One article I’ve regretted not writing was that the Vikings should’ve traded Stefon Diggs to Houston for DeAndre Hopkins, who was traded a bit before Diggs was for David Johnson. The reason I didn’t was obvious, as that idea makes sense for less time than it takes to think the thought, in terms of timing and what the Texans clearly wanted in return (a running back).
I bring this up because the Vikings may end up benefitting from the Hopkins trade after all, as Hopkins’ new team the Arizona Cardinals, just released receiver Hakeem Butler as they made their way down to 53-players by today’s deadline.
The Iowa State product was drafted in the 4th-round of the 2019 Draft, and missed the entire 2019 season thanks to a broken hand.
So why am I writing about the Vikings adding an unproven receiver? Because he is everything the Vikings need, at least on paper.
is 6’5” and runs a very Adam Thielen-ian 4.48 40. Actually, a better way to describe this guy’s stats is to show his MockDraftable.com spider graph.
The way these work is that each player’s drill-by-drill stats are compared to other players in the same draft and of the same position group. So, a 4.24 40-yard dash would put a receiver in the 99th percentile, for example.
Just take a look at his graph, and which measurements are essentially maxed out:
<iframe src=”https://www.mockdraftable.com/embed/hakeem-butler?position=WR&page=GRAPH” width=”480″ height=”651″ frameborder=”0″ scrolling=”no”></iframe>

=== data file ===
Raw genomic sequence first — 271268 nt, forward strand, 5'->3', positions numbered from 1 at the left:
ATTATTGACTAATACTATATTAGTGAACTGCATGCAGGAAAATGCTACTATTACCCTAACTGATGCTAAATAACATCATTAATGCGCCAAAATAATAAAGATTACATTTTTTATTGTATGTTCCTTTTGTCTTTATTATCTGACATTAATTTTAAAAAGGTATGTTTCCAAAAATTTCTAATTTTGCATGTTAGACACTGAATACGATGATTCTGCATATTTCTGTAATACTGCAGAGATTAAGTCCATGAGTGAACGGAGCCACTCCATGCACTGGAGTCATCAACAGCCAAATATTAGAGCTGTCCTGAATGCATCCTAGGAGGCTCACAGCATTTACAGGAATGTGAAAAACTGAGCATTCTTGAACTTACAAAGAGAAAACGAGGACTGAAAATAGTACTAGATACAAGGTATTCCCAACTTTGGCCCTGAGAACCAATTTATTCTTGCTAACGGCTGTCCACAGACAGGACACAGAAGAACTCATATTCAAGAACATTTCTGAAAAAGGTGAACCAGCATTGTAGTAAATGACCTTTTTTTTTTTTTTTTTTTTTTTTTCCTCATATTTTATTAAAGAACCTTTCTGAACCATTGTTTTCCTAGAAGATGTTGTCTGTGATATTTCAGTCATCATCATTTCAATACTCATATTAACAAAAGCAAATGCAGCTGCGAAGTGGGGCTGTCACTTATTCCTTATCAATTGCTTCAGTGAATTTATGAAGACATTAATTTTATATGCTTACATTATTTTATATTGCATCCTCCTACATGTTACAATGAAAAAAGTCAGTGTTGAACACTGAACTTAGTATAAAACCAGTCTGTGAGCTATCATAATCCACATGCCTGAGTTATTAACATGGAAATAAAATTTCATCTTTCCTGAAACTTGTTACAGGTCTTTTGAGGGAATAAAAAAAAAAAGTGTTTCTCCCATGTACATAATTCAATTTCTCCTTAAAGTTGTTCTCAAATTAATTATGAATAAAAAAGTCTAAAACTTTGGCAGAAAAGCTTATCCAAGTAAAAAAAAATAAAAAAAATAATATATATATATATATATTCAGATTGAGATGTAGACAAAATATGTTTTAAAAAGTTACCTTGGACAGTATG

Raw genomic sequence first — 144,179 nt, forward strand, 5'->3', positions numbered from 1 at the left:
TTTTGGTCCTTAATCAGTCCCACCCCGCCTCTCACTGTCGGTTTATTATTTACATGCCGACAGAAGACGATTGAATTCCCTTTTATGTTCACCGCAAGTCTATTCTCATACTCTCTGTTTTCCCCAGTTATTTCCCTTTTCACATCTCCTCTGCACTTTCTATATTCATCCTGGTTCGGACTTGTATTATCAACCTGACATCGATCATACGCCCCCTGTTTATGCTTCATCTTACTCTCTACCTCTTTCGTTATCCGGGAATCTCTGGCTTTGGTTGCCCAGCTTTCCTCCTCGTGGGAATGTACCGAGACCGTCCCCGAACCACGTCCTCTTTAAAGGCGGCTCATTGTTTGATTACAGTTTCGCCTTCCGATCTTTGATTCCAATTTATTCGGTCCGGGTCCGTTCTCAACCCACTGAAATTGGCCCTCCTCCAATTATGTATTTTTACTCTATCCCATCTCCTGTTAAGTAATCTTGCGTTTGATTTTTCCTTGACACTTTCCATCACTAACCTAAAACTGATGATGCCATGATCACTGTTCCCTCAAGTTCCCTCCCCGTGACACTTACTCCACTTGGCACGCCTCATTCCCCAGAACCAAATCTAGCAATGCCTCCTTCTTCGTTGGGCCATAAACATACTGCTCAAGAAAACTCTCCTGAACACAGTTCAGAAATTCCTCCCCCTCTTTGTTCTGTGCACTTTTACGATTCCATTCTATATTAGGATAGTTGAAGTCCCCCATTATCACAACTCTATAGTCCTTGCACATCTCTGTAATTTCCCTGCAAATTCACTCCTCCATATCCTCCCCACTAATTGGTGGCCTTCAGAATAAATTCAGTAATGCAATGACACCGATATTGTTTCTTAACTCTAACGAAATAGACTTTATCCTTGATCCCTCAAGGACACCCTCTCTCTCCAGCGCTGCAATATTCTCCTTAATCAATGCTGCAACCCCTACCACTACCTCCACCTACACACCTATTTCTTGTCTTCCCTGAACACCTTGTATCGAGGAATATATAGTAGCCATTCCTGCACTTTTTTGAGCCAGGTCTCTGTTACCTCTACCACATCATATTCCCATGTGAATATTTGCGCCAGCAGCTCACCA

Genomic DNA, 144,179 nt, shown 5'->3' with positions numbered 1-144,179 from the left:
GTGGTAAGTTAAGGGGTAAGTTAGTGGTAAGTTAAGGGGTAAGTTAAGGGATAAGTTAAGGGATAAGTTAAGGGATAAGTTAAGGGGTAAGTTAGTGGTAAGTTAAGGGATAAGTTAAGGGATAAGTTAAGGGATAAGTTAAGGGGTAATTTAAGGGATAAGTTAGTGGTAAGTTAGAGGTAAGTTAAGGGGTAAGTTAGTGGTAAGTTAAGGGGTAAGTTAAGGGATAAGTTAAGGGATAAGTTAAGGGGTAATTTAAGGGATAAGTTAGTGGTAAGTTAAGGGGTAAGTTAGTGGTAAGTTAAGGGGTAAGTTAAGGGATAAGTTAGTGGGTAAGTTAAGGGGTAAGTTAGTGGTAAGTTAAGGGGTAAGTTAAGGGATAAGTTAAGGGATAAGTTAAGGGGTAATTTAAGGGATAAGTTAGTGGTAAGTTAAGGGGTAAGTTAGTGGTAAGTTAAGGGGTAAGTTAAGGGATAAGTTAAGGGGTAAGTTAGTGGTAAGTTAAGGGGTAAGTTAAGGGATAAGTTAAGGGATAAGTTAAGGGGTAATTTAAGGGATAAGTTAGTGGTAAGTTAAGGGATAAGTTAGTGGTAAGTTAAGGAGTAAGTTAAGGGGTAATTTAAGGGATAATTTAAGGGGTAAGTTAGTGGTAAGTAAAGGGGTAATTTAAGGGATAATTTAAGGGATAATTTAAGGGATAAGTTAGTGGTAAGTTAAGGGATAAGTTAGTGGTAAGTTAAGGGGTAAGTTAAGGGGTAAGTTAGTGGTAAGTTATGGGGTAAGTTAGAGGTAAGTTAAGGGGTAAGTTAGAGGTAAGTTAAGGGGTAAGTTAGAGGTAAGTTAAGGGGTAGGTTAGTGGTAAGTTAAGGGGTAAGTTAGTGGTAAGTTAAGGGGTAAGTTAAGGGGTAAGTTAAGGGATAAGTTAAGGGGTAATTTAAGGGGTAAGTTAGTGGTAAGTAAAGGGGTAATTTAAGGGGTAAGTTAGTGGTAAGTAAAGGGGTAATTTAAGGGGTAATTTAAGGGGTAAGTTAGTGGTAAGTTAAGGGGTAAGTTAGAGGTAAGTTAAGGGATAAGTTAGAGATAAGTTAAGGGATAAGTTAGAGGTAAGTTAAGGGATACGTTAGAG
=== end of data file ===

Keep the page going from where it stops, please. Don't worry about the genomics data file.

That means that Butler is a big dude, essentially. I guess I could’ve just said that. That’s what makes his 40 time even more impressive, as you don’t see many 6’5.5” guys running sub-4.5s (which is why many are tight ends).
Think I’m being hyperbolic?
Many in the draft scouting community described Butler as a potential game changing receiver in the NFL.
Ryan Wilson, of CBS Sports, said the following of Butler before the draft:
Hakeem Butler has the size, speed and physical skills to be a game-changer in the NFL. He’s 6-5, blazed a 4.48 40-yard time at the combine, and more importantly, has the game film to support the idea that he’s a first-round pick.
So why was he a fourth rounder?
He had concentration drops in college and that’s about it. Literally. At least in Wilson’s Pros/Cons scouting report of Butler, where he listed just the one Con (two, if you count his comparison to Plaxico Burress, who also had issues with dropping things, like guns with hair triggers and no safety).
He adds more Pros, though. Lauding Butler’s body control, route running, and start stop ability (“the ability to put foot in ground and change direction like someone six inches shorter.”).
He also can seemingly line up anywhere on the field.
“He can run inside, seam-busting routes from the slot and is a huge middle-of-the-field target who can make contested catches and is a YAC machine.”
That’s not all, though.
“He’s a willing blocker who engages smaller defensive backs and doesn’t let go.”
Let’s take a look at some of his highlights:
I doubt there’s many of you who just watched that and didn’t immediately start to panic that this guy is available and I’m the only person in the Vikings media landscape talking about him.